Noooooooooooooooooooooooooooooooooooooooooooooooooooooooo!!!!!!!!!!!



JJS2218.jpg
If by "the Rocks" you include the Firemen (who were part of the same Trade Group) then definitely a big "Nooooo" applies if the station bonfire at a certain RAFG station is anything to go by when a "Can we have a little something to get it to burn?" resulted in official letters and an article in "Air Clues" strongly warning against the use of AVPIN for such occasions.
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Re: RAF Memories

#84 Post by ricardian » Sat Apr 20, 2019 9:16 pm

A film from the 1960s showing how things were in my day as a Telegraphist; and I was part of 38 Gp for a while although that became a detachment to the army for 2 years.
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Re: RAF Memories

#85 Post by ricardian » Mon Apr 22, 2019 9:46 am

I am a Veteran.... I've swept hangars, cleaned ovens, peeled potatoes, mopped shitters, polished, bulled, dusted, litter picked the universe, painted grass green, rocks white, & polished dustbins.
I've been charged, jiffed and buggered about, fun starts, fun stops, paraded for the parade before the parade, marched up and down and back again, have a slight fetish to CS Gas, got on the bus, got off the bus, stagged on, knocked off, had remedial PT, endured beastings, jankers, long waits, attitude adjustments, spun dits, pulled up sandbags, swung lanterns, played clag and spoof, and lost at both, done 'Grab-A-Granny' in the NAAFI Bop, corridor British bulldog, corridor rugby, hangar footy, hangar cricket, speak fluent abbreviation and acronym, F1250, FMT600, F252, F1380, Compo, SOPs, AMW, MAMF, BAMF, MAMS, CYA, DILLIGAF, UFTBO, CREFF, bevy, breakfast club, gunfire, walk of shame, swore like a b*st*rd, left the soldiering to the soldiers, but loved all that came with it.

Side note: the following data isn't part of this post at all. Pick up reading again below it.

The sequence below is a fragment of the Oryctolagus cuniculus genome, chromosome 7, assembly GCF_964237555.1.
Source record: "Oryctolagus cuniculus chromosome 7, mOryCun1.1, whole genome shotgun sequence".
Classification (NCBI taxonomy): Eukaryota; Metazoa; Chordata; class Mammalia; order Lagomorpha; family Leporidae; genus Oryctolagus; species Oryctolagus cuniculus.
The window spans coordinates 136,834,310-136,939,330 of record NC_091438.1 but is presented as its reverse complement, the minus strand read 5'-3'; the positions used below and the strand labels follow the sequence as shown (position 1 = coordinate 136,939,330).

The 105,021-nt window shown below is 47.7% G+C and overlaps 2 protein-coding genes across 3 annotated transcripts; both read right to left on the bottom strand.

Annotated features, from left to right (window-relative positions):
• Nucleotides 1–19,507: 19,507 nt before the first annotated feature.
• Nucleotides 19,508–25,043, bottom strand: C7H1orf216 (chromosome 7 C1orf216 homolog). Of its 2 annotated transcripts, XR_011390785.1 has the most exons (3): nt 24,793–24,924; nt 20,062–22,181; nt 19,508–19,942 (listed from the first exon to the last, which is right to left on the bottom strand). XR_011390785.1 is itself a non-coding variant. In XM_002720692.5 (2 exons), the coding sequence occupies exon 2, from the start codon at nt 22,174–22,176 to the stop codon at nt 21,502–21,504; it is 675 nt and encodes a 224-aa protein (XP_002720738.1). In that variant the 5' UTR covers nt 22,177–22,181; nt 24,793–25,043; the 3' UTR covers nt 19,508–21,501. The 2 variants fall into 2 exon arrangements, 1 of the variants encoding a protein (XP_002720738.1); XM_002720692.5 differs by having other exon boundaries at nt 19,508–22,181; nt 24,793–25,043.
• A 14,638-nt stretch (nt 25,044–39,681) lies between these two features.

My trade was my life (well, it was for twelve years 1961-73) and those that stood with me were, are, and always will be, my family.
Proud to have been an RAF Hairy Arsed Telegraphist and serve my Country in Her Majesty’s Royal Air Force 🛫
"I HAVE NO Sausage Rolls, Pork Pies, OR NAAFI Sandwiches IN MY POSSESSION SERGEANT!"
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Re: RAF Memories

#86 Post by Alisoncc » Mon Apr 22, 2019 4:07 pm

I, too, am proud to wear one of these Ric. Will go out of my way to assist anyone wearing the same. They are all family. The pay was crap, often the work was sh*t, but there was a sense of doing the right thing for Queen and Country.

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Re: RAF Memories

#87 Post by Pontius Navigator » Mon Apr 22, 2019 5:03 pm

After we were warned not to display our Service identity I was driving home in uniform when I saw this car with wife and kids broken down in Gainsborough. There were RAF clues so I stopped and helped her find a phone to ring hubby at Waddo for help.

As you say, family.

Similarly, back for in UK on a ranger, went home for weekend but could not get back to Scampton because of a rail strike. Got as far as Nottingham. Rang Newton and got MT to pick me up. Spotted an airmen similarly caught.